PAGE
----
They tell me it’s the weekend.
My mum does more gardening – weeding today. The one teasel she let grow last year has resulted in baby teasels all over the garden, between the paving stones, in plant pots, on the roof. Well, not on the roof, but I wouldn’t be surprised. She talks about how well adapted they are. The juveniles have wide leaves which cling to the ground in a large area around their roots, smothering everything, but thankfully their roots don’t go too deep, so they’re easy to remove. I imagine a situation where planetary gardeners have a similar reaction to humans. “Oh god, look at the humans. They’re absolutely everywhere.“
Already not sure what day it is. At Tesco’s I see them getting ready to implement queue restrictions and limits to how many people can be in the store at any one time.
I see a video of Chinese doctors addressing a press conference in Italy. Their message is – I don’t know what you think this is but it’s definitely not a lockdown, you need to do more. And Italy is already doing a lot more than us. I fully expect to see the army marching around Leeds by the end of this. No sign of them so far. Went to the park to walk with a friend. We walk opposite sides of the path, which is 4 metres wide, but still strictly against the guidelines which will soon become law. I try and convince her to walk around the park in opposite directions, greeting each other with secret messages, like it was a police state.
Didn’t watch the news today, lived in a bubble. First day of three week lockdown.
Today I reach for the jam and pick up a tub of vitamins. They’ve been on the breakfast table in the morning for about a week now.
Looking out the window, I see the Mediterranean in the air and the sun of the morning, but then, it might be that being cooped up with my family makes it feel eerily like a holiday. I say this to my dad and sister, and they say ‘what, like the mediterranean in winter, in the middle of the night?’. I’m so lucky to have travelled in Europe. If I thought England was the whole world, I would have lost my mind a long time ago. Or become some kind of pygmy version of myself.
Mother’s Day. Restaurants, Cafés and Bars advised to close.
We went to visit grandma today as a family. The current advice is that it’s too risky for anyone over the age of seventy to come into contact with someone potentially carrying the virus. So we stood outside the window, and passed her presents through, my sister occasionally shouting – wash your hands! She seemed in good spirits, happy with her DVDs. One of them was Roman Holiday, starring Audrey Hepburn and Gregory peck. She told us how, in the film, there is a stream of water that (legend has it) will make your hands fall off if you submerge them in it. Gregory Peck sticks his hand in and pulls his sleeve up to make Audrey Hepburn scream. We also got her some rose scented soap. She said her hands are already dry. I said I’d bring a copy of Rebecca for her to read, and some hand cream. I’ve never really needed hand cream before now, and that’s probably because, as I now know, I wasn’t really washing my hands properly. I’m surprised they didn’t fall off.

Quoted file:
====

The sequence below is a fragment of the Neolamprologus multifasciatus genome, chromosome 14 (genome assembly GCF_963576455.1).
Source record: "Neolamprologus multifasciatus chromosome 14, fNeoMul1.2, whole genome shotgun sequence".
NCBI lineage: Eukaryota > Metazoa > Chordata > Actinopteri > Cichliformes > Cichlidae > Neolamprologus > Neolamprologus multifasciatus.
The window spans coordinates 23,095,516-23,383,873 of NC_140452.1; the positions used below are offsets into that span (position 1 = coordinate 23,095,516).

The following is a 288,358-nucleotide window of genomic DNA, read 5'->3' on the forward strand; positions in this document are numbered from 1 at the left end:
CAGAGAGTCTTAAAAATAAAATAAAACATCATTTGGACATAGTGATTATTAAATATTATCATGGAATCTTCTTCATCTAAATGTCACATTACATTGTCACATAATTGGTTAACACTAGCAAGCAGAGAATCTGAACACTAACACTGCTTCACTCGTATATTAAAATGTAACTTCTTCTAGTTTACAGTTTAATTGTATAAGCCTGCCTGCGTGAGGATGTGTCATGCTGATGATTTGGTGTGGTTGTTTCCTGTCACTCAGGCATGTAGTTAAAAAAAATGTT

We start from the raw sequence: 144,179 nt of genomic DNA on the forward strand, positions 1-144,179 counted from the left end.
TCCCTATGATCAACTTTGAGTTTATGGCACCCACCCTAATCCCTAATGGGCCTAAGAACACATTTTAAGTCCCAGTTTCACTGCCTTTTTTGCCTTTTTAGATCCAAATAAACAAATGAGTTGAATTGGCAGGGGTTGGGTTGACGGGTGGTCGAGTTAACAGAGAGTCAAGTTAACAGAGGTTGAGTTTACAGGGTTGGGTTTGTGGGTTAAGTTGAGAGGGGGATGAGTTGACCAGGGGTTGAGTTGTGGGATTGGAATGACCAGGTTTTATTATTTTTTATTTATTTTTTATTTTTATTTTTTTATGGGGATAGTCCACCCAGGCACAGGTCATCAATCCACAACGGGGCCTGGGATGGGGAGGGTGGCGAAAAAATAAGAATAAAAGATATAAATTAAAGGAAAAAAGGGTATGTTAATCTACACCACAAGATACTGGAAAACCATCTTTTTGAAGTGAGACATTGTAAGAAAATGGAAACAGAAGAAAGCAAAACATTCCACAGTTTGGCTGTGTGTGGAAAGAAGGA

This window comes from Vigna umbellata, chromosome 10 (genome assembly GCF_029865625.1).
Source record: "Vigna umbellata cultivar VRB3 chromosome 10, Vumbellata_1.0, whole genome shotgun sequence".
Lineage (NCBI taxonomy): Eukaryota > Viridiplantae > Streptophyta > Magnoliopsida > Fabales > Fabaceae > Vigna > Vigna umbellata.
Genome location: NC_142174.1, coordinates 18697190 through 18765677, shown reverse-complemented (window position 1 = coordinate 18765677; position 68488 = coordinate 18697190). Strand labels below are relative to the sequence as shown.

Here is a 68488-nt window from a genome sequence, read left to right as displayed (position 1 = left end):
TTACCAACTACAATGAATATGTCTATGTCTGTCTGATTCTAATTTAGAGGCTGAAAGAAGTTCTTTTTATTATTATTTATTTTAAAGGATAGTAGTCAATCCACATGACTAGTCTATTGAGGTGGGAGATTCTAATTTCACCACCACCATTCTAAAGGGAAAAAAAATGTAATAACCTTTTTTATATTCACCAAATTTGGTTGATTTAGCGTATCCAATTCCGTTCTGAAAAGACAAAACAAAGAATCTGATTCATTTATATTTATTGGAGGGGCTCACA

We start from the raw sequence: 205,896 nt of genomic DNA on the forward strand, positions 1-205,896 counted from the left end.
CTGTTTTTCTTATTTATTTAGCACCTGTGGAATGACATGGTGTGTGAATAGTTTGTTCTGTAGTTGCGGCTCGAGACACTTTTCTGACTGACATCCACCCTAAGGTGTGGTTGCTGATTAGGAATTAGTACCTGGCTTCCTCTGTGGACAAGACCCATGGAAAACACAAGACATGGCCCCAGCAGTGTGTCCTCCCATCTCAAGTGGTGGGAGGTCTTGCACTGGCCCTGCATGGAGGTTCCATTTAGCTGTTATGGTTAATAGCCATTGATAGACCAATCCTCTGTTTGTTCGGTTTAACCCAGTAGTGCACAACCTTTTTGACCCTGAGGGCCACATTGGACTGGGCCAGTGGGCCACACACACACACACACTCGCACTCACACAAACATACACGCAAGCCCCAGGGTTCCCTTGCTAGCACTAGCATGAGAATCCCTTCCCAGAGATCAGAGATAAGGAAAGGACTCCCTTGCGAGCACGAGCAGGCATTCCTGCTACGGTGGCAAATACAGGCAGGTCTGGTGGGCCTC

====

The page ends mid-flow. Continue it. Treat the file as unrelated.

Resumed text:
A Visit to Sylvia Plath’s Grave
Seeds of grass, pods of a clock
rock in the wind which picks up
and the dog barks once – we climbed
up green cobblestone steep street
and playground to Heptonstall
saw the abandoned ship drift
along a gravestone sea-path
and bump against the present.
It talked, the wind, it said words
from a wind tongue, softly, out
of itself in hidden verses.
A button is enough, placed
In her dirt. Sigh with the breeze,
over the empty space
The river never rests – pushed
by its own waters, it runs
pulled forward with earth-mass speed
round the bend in the land depth,
and at every moment, rain
sinks from the hills around – ends
with a collapse, its own path.
It is so fast and soundless
this – small orgasm of force
trillionfold, rumble drowned.
So perfectly the river
is loved by the rainfall – I
would have such friends
Carefully she offers control to the currents
As her eye glides up over furrows
Never overcorrecting, she appears
When she means to, clears the barren treetops
And fastens some fur between her beak and the ground.
Her predator’s presence in the city shows
She retains the perfection of the ages,
And rats, nested in stubborn woodland patches
Sing of her soundings to their children, of days
Of sudden pain when scraps and salvage end.
I was deprived of her, by haste.
Eggs, whose skin could crackle like woodfire
Instead sank in to themselves, and shrank
Til embryo sap stained the tree-forks.
Her keening night-cry declared the time.
And silence slowly took the skies while I was born
As the hill-wind might forget a part of itself.
No longer the slip and slither of air around wing
Only the crows desperate gasping and magpie chitter
I did not know that anything was missing.
Then, one day as we walked amongst the drizzle
Along a long drystone wall, I followed a hand
Which gestured up. How can it be,
That a few dark specks and their swoopings, complete the sky?
I felt this, and mum smiled to see me smile.
[The red kite is a bird of prey which was almost wiped out by the use of the pesticide DDT, and saved by some thoughtful people. Now it can be seen all over West Yorkshire again]
Those limestone souls, a crowd surge to the gates
where wooden beams nourishing wyrm, deny
a crossing of the red river – useless names,
given fresh to the mason-master puppeteer.
Sitting squat, one arm outstretched, and sly
squinting for the sea-spray, grim eyes dripping
complacent – playing with a certain joy, and lit
as the moon brings him a cawing custom of hope.
But chaos, in its own self certitude
sways slowly forth in undulations of infinite patience
caressing those lucky ones inside
Where more are lost, soft names dissolving
As the waiting hollows reveal their shapes, and the less
In turn await their pockmarking.